Actually, with the euphoria induced by Victory and the ability to do as we liked, the Wing experienced a number of tragedies. One of the greatest and most memorable excitements was to fly up the valleys of the Swiss Alps, soaring and weaving between the snow-covered peaks. Unfortunately six Mustangs from 112 Squadron, flying line-astern, were doing this while the peaks were covered in cloud down to about 12,000 feet. Weaving through the narrow valleys, turning sharply around a blind corner they were suddenly confronted by a snow-covered cliff. They all pulled up hard into the overlying cloud to avoid it, but only the sixth pilot, who had slightly more time to react, made it out. The other five crashed into the cliff. Later we flew over to have a look; all were dead, of course...
[The peak, Carè Alto, is so inaccessible that some of the wreckage is still there. The five 112 Squadron Mustang pilots - all South Africans - were buried in Padua War Cemetery.]
A couple of the other squadrons also lost the odd plane, running into one of the many monster mountains in the region. No.3 were a bit more circumspect, it seems, but one of my old mates, Cec Abrahams of 450 Squadron, flying very, very low over Lake Garda, hit the water with his propeller and promptly burst into flames. Cec pulled her up a bit and managed to bale out into the lake. Cec had been an above-average pilot at OTU, and the keenest flyer you ever saw, but after he pranged a Kitty at Perugia and then this, he seemed to lose enthusiasm for piloting.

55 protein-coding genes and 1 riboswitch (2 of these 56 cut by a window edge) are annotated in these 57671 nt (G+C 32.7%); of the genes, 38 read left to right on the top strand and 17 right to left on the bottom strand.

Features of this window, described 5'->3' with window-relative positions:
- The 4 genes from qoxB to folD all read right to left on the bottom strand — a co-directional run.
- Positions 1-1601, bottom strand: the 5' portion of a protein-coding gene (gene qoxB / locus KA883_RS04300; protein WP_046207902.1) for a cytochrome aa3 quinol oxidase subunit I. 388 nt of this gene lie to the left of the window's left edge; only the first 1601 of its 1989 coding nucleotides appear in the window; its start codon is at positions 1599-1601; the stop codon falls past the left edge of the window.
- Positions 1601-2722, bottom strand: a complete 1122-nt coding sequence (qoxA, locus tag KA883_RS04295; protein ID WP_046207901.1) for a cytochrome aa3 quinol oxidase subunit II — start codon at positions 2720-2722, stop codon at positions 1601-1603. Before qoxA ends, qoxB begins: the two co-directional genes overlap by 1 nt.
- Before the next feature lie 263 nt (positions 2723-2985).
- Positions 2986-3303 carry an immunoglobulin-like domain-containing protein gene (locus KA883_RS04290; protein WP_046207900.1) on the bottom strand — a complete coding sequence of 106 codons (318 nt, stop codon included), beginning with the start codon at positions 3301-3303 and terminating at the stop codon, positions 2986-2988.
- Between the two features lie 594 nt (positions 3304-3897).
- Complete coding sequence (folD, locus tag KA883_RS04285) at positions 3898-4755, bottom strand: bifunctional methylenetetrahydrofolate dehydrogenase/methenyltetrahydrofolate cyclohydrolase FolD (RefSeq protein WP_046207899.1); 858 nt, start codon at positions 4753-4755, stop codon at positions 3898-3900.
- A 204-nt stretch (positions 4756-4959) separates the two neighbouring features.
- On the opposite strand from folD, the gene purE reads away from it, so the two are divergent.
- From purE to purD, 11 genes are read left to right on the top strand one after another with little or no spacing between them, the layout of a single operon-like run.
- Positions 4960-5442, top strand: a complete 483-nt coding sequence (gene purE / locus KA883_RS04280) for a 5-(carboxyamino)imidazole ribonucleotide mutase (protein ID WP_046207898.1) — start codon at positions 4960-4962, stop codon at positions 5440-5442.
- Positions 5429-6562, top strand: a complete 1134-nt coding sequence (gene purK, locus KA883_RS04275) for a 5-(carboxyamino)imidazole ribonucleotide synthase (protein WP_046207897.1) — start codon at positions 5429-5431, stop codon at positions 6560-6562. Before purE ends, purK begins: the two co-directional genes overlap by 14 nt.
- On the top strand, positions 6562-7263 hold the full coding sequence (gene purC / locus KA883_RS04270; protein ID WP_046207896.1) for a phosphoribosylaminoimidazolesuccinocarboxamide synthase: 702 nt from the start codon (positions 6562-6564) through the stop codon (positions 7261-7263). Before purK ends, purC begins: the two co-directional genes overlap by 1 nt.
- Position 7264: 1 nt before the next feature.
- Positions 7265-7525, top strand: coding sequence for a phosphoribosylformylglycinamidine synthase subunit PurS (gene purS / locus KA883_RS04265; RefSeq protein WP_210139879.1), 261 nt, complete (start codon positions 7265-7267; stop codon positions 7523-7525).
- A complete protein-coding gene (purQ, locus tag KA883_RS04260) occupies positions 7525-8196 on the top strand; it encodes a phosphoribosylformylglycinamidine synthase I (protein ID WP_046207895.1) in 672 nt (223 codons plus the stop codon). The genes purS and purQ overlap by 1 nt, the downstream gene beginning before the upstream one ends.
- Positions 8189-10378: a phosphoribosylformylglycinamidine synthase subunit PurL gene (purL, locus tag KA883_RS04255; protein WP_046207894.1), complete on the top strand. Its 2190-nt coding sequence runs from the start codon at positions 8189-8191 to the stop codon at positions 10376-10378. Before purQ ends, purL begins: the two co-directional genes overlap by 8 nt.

Perhaps our most exciting, and dangerous, escapade was when six of us 'shot-up' Venice Shipping Harbour for an extended period (metaphorically, no guns), thereby terrorizing the already bomb-happy locals. In doing this we were really showing off to a group of American Army officers, whom we had befriended in Venice itself. It was thrilling, but we got a bit disorganised and several times almost ran into each other, let alone the shipping in the harbour.
We were given leave several times; in groups of about half the pilot-strength, while the other half kept flying. A group of us took a truck down to Venice, only about 100 kms away, for a stay of seven days. There the Australian Comforts Fund had established a pensione for Aussies on leave, on one end of the Venice Lido, which is a long island protecting the Venice lagoon from the Adriatic.